I know this column is called Lis and the Single Girl — but I am lucky enough to have many male readers who have proven to be a great source of advice and audience.
However, this week, I’m writing this series specifically for the ladies — so men, please no complaints, I am giving you fair warning that I am dedicating these columns to my fellow female friends. The reason? I’ve been flooded with e-mails from women who fear their beloved is cheating. I’ve done the research and have several tips to offer on how to “cross-examine” and get down and dirty with the truth. There are “10 Commandments” to follow, so I’ll explain two every day followed by some commentary. My goal: by the end of this “crash course,” you’ll be more equipped to handle some of the trials of your life.
Once upon a time, your heart was at ease, knowing that your honey was coming home to you and only you. He made it clear that you were top priority. That means if he said he’d come home straight from work, he’d be there on time. If he said he’d pick you up at 8:00, he’d be there at 7:45. And, the big one, if he said he was out with the guys, you knew he was out with the guys. Now, you’re not so sure. He fails to answer the phone — caller ID at fault? His whereabouts are more nondescript, and suddenly he’s working into the wee hours of the morning.
Here’s my crash course in cross-examination to determine what’s really going on. Maybe he is really working late, but it’s time to find out.
First of all, cross-examining is a skill that any trial lawyer spends years honing. It requires confidence and an artful way of leading the witness to answer your questions truthfully, but without evading the real question. It also involves the ability to know when to quit.
The First Commandment: Thou Shall Prepare, Prepare, Prepare
• The secret to any good trial or case is preparation, as a jury will assess your depth of knowledge and commitment to the case. Your ability to handle the cross-examination is paramount. That means you must be able to pinpoint why you believe he’s cheating.
• Think about what kind of facts you would find. Aim your discovery at pulling together any and all pieces of “evidence” that can bolster your case. If you live together, does your phone bill look larger than usual or is he ignoring his cell phone a little more often in your presence? Are you noticing matches from strange bars?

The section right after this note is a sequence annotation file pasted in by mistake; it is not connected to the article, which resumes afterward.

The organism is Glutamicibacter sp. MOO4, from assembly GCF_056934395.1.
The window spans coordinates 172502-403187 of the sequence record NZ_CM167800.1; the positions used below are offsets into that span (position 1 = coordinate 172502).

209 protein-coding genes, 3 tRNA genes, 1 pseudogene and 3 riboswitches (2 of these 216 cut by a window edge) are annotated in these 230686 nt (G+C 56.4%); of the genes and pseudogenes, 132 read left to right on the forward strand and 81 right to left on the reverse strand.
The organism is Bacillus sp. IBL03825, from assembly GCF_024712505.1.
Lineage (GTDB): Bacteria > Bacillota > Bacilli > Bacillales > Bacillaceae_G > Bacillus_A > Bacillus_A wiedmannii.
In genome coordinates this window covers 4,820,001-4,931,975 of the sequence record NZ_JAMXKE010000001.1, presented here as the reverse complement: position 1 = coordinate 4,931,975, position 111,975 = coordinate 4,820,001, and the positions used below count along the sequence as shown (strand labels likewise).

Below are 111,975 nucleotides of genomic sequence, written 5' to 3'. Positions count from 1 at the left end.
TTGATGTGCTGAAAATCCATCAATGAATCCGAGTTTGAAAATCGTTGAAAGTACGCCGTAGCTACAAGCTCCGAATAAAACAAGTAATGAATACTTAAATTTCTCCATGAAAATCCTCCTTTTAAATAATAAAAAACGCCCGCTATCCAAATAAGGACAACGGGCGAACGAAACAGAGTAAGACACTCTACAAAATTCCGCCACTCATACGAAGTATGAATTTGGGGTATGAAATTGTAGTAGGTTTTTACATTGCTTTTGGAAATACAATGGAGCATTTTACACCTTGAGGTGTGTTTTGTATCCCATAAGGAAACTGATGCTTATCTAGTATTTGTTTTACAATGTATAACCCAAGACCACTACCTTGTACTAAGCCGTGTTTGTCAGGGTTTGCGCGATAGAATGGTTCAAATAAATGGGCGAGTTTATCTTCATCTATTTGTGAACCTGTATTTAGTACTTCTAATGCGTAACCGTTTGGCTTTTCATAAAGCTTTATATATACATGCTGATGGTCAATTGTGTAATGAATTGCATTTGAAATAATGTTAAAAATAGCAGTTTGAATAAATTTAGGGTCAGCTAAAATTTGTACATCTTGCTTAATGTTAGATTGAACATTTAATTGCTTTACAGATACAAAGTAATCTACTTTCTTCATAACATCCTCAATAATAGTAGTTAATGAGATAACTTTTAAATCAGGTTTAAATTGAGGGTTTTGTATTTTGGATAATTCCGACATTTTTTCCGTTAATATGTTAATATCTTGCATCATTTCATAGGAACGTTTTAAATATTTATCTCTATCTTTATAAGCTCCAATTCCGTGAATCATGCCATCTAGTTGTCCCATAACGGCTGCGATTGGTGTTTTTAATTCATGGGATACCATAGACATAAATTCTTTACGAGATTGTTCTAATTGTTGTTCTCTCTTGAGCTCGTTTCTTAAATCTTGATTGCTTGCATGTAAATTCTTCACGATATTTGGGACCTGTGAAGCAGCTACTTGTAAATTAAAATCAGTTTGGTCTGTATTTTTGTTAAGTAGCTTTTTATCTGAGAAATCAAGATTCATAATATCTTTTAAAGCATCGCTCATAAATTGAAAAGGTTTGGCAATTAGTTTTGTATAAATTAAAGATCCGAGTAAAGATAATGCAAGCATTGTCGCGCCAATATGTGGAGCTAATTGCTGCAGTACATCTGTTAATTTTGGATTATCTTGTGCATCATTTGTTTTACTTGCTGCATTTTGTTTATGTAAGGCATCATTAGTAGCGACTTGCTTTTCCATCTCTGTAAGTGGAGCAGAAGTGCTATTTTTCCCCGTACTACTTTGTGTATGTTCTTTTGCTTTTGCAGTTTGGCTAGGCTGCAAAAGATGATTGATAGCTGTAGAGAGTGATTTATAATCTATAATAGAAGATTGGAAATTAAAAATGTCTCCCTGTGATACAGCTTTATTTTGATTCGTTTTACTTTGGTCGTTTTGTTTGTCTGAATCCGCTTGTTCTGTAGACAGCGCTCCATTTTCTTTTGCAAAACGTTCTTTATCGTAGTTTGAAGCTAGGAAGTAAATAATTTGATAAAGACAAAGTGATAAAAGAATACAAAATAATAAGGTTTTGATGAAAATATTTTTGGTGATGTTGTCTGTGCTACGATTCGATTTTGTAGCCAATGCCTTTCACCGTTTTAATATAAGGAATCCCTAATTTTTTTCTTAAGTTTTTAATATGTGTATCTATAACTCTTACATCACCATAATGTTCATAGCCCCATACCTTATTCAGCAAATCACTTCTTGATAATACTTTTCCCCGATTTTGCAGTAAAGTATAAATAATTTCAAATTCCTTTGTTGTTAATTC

• Additionally, you want to think about motive. Does the “witness” in your case have a disposition or reason to skew the evidence and delivery false testimony?
• After you’ve found all your evidence, you’re ready to organize how you want to present it. As you move forward, you need to formulate the theory of your case.
The Second Commandment: Know Thy Goal and Objective
• The key to a successful trial: Know the theory of your case — what is the final verdict you want? At the end of the day, is your goal to find out only if he’s been messing around or are you questioning your own happiness as well? Or, do you just feel like he hasn’t been around as much and you miss him?
• The first few seconds of a cross-examination can make or break its effectiveness. Be decisive. Stick to your points and make them resolute, keeping your theory as subtext to the question you pose. (Isn’t it true you told me you’d stop hanging out with the boys as much?” Subtext: Is there someone else or I want to spend more time with you.)
• Before we move on to the Third Commandment tomorrow, I want to leave you with some sage words of advice a former colleague told me. Tread lightly. Remember, cross-examination involves asking questions to get your “witness” to say what you want and in a courtroom, the witness is not free to say what they want. This is not a technique that engenders warm and fuzzy feelings and the best trial lawyers use it in a very responsible way. Bullying a witness usually gets you nowhere and is reserved for the rarest of situations.
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Lis Wiehl joined FOX News Channel as a legal analyst in October 2001. She is currently a professor of law at the New York Law School. Wiehl received her undergraduate degree from Barnard College in 1983 and received her Master of Arts in Literature from the University of Queensland in 1985.In addition, she earned her Juris Doctor from Harvard Law School in 1987.
Lis is also the author of The 51% Minority — How Women Still Are Not Equal and What You Can Do About It . ( Watch the Video ) and Winning Every Time: How to Use the Skills of a Lawyer in the Trials of Your Life
To read the rest of Lis's bio, click here.